Guest Blogger and long-time Council friend, Bob W. presents Part 49 of a series dealing with Alcoholism and Addiction from a Mystical, Mythological Perspective, reflecting Bob’s scholarly work as a Ph.D. in mythological studies.
In all these Notes, the fundamental core element is the idea of the Hero, the individual who journeys into the Underworld of her/his life to initiate a process of ongoing recovery from the ravages and horrors of addiction. This is the same Hero that attends the core of thousands upon thousands of stories told in all the societies of the human experience all over the world. We have merely focused on it here in these Notes, seeing its parallel in the lives of all of us.
The recent DC Comics movie, Aquaman, is a tale of an undersea society of women and men living in many tribes, the center of which is the mythic world of Atlantis. Atlantis was also a world of hubris that was created by Plato and other scholars and which, as a result of massive mythical conflicts, was eventually buried on the floor of the Atlantic Ocean.
The hero of the modern movie, Aquaman, was a crossbreed of the queen of the undersea world and a surface human, a lighthouse keeper who rescued her from near death on the rocks at the foot of his lighthouse. This hero, Aquaman, is blessed with significant powers and, upon reaching adulthood, he is drawn into a conflict between the tribes of the undersea world. He is charged with the mandate to restore order to this world. To carry out this mandate, he must journey to a strange and dangerous realm and retrieve a golden trident, a weapon which grants him a set of powers that approach invincibility. This trident will enable him to prevail over all others and to restore peace and prosperity to the undersea realm.
The parallel to other mythic systems, particularly to that of King Arthur of early Celtic lore, is clear and very powerfully done in Aquaman. As in King Arthur, the golden trident is akin to the sword Excalibur which Arthur, a seemingly common man of royal blood, retrieves from a stone and is elevated to the mantle of King. As King, Arthur leads the Knights of the Round Table, each of whom set out episodically on quests of chivalry, conquest and spiritual enlightenment.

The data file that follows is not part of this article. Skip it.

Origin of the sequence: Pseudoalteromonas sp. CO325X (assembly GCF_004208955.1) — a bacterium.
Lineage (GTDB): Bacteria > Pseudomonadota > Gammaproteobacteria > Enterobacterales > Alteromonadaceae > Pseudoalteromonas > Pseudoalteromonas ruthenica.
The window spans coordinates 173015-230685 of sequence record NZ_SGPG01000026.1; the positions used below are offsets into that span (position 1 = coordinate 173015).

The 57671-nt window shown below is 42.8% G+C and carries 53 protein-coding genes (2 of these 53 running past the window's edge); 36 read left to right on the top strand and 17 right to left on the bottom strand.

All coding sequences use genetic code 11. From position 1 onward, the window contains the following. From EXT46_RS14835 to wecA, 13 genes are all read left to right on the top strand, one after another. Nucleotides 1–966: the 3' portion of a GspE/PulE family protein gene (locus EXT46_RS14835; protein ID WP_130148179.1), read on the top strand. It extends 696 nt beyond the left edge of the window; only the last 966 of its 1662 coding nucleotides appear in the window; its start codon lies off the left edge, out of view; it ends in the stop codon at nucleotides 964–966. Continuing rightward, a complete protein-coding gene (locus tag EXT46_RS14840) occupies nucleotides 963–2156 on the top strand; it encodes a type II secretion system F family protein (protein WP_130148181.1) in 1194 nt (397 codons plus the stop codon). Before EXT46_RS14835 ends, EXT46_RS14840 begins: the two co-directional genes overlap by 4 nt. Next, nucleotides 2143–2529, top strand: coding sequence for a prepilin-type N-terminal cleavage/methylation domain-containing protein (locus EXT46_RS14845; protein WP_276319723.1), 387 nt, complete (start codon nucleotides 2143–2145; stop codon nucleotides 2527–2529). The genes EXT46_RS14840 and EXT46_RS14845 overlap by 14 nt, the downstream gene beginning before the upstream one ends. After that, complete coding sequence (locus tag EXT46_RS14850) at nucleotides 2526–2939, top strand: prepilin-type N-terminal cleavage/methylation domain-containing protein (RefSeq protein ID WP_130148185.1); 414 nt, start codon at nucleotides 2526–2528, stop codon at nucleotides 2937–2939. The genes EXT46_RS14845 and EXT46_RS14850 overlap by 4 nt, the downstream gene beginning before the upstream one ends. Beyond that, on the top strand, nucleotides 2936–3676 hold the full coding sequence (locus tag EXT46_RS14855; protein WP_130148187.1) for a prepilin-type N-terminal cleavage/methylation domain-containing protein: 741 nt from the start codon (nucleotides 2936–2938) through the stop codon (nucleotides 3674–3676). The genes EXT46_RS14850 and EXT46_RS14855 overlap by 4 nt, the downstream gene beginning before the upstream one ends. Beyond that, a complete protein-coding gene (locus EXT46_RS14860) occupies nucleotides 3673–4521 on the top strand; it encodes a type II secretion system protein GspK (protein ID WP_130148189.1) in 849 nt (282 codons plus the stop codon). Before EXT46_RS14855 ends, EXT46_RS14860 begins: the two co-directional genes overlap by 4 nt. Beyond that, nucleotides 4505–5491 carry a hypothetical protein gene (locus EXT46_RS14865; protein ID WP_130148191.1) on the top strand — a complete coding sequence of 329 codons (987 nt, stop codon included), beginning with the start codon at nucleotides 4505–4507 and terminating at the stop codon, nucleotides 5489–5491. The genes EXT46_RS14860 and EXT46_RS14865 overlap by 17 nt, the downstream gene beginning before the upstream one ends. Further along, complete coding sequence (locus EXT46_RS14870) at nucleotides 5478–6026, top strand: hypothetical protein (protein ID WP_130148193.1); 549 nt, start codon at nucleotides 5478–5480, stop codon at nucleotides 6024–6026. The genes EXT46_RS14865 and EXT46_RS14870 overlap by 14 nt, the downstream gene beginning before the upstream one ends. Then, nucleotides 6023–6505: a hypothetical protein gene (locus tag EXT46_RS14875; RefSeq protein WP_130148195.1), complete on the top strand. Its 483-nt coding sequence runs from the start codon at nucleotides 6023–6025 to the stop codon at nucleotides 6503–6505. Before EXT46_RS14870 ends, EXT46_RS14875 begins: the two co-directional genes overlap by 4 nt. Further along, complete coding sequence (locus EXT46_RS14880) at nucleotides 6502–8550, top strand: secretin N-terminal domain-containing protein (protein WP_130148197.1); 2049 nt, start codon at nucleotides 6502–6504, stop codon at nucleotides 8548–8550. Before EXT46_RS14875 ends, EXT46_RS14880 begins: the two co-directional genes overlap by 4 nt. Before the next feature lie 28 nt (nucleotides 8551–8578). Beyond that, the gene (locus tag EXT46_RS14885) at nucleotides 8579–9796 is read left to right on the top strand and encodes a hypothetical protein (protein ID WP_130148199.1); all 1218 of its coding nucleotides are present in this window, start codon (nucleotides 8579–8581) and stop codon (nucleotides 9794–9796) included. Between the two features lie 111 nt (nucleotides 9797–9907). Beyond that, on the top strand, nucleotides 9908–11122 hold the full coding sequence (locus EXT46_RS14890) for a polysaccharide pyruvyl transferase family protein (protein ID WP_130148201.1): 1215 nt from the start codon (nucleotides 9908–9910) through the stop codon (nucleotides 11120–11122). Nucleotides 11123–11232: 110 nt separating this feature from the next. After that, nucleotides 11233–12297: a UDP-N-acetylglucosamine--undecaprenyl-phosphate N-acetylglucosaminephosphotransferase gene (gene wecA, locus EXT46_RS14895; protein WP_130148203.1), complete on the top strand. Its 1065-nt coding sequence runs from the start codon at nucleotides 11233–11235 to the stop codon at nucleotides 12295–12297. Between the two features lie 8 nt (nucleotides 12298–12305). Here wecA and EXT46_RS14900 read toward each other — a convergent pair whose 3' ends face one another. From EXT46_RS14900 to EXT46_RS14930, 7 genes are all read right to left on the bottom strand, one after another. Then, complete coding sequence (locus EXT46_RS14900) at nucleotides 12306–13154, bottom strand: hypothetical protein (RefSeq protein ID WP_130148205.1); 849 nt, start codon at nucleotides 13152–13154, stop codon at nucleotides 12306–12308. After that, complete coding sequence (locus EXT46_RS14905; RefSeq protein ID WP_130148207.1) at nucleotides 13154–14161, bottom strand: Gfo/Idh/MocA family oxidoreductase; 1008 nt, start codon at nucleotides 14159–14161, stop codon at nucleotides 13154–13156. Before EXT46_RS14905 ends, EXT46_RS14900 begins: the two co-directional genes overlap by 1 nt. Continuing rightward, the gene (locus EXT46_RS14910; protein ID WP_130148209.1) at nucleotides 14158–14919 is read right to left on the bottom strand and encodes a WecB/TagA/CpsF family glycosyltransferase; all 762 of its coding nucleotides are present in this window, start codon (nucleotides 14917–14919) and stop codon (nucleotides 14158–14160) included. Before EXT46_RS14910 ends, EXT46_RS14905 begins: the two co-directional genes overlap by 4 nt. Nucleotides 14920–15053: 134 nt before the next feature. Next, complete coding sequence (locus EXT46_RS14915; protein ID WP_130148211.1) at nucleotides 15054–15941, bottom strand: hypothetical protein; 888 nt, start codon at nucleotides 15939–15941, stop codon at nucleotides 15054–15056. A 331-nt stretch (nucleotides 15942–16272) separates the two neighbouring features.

Does all of this strike you as profoundly as it strikes me…that all of us in recovery, those of us who have truly committed ourselves to lives of responsibility, accountability and service, are heroes of precisely equal stature and power…all of us? Our journeys to achieve levels of sobriety have the same elements of these majestic stories, from the explorations into the frightening darkness of our pasts to the glory of the milestones that we celebrate with our Fellows and through the service that we are challenged to provide to others.
As we look at all the great heroic stories of the human experience, all those stories that mirror the lives of so many of us, there is this heroic mantle that seems to have been laid upon all of us. It is the grace of a Higher Power, a mantle which we all are mandated to wear, to work, to be of service, in small and large ways, to make the world in which we live a better, safer place.